As the wind speeds increase, the platform becomes roomier as a packed cable car descends—apparently not everyone likes spending the night on top of a mountain. Those of us who remain experience winds that almost blow us off the mountaintop and into the Atlantic. I firmly hold my camera and tripod, teetering on the edge of this steep rock. For a split second, there's a pocket in the wind. It feels like the mountain is falling over forward. Then, my support, the wind, returns to hold me up. A Dutchman next to me leans forward into the wind. People all around are tugging on their shirts as the wind tries to remove them. Hey everyone, look at my gut! It feels as though the wind is trying to tear my eyelids off. I hope that my LASIK surgery doesn't get undone. Please hang on, corneae!
We see a plane coming South, hugging the mountains before turning left one-hundred-eighty degrees, flying over the bay, and lining up for final. The winds are out of the West and are strong. He overshoots base to final by a mile. He doesn't even get close to the airport before aborting and calling for a missed approach. We don't see him again.
Those of us who have remained are having the time of our lives. I'm not the only one who would say this is the best experience of my trip. There is lightning all over the horizon and it's getting closer. Not having a special sensor that detects lightning and automatically trips the shutter, I use the longest shutter speed possible and just hold down the shutter, firing off dozens—nay, hundreds—of frames, hoping I'll get lucky. Someone remarks that it would be something if I got a photo of lightning striking Cristo. I agree and forget, knowing that would be almost an impossibility, verifying my camera settings, checking my histogram and shutter speed. The aperture is shut down tight—f/22 on this lens, my Nikkor 24-70 f/2.8. My shutter speed is one second. I throw on a neutral density filter and increase the shutter speed to six seconds. This will make it easier to capture lighting.
Occasionally, there is a massive lightning bolt that lights up the ever darkening sky with fifty-thousand degrees of electrically-generated heat. We all yell with glee, competing with the roaring wind. This is the show of a lifetime.
As the storm moves South over the mountains and closer to us, I adjust my camera to take in the scene where I think the highest likelihood of lightning is—the place where the sky is darkest and rainfall is heaviest. I continue holding the shutter down almost constantly. Then it comes. One massive lightning strike to the left of Cristo, one to the right, then one in the mellon. Cristo just took one monster lightning strike on the head! And I got it on film! Everyone partakes of my joy.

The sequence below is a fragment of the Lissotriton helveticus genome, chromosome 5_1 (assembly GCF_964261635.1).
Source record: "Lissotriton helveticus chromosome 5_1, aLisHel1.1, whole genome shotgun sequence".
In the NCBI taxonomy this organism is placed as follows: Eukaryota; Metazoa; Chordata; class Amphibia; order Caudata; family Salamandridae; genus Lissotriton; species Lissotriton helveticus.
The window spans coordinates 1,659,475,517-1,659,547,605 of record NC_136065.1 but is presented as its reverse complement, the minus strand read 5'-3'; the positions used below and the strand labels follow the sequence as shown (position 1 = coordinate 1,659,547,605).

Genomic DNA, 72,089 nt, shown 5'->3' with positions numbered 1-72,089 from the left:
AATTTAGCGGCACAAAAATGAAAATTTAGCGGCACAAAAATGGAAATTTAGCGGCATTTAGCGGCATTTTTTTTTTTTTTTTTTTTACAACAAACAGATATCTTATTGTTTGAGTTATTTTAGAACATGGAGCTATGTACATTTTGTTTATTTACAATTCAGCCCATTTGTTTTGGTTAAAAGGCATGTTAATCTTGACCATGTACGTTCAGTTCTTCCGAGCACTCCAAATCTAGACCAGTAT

Before long, the wind dies down and then comes the rain. We take cover under the overhang of the small restaurant. I take this brief respite from shooting to grab a Coke. It neither rains heavily nor does it last long. Within five minutes, a gal from Russia is back out with her Canon 5D and 16-35 wide angle lens—her primary lens, a 24-70, was broken earlier on her trip. Oh, the agony of it all. I can't image life without my 24-70. I follow shortly behind her and begin shooting again. Now, the sun is gone and the city and clouds are illuminated by millions of burning hot slivers of tungsten. The scene is serene and beautiful. The air is fresh and the stormy weather has mostly passed. What a wonderful evening.
It's almost 9:00 PM. The last ride down will be leaving soon. We pack up our equipment and just look out over the city for a few minutes. As the Russian commented, we photographers sometimes don't see the beautiful scene until we get home. It's worth the little extra effort and time to enjoy it in person—without the viewfinder blocking the way.
Having had enough excitement for the day, I get a taxi back to the hostel—less than a five-minute drive. Had I left earlier to avoid the storm, I would have missed the most exciting moment of my trip so far, and possibly a big money-maker and several gorgeous images of Rio.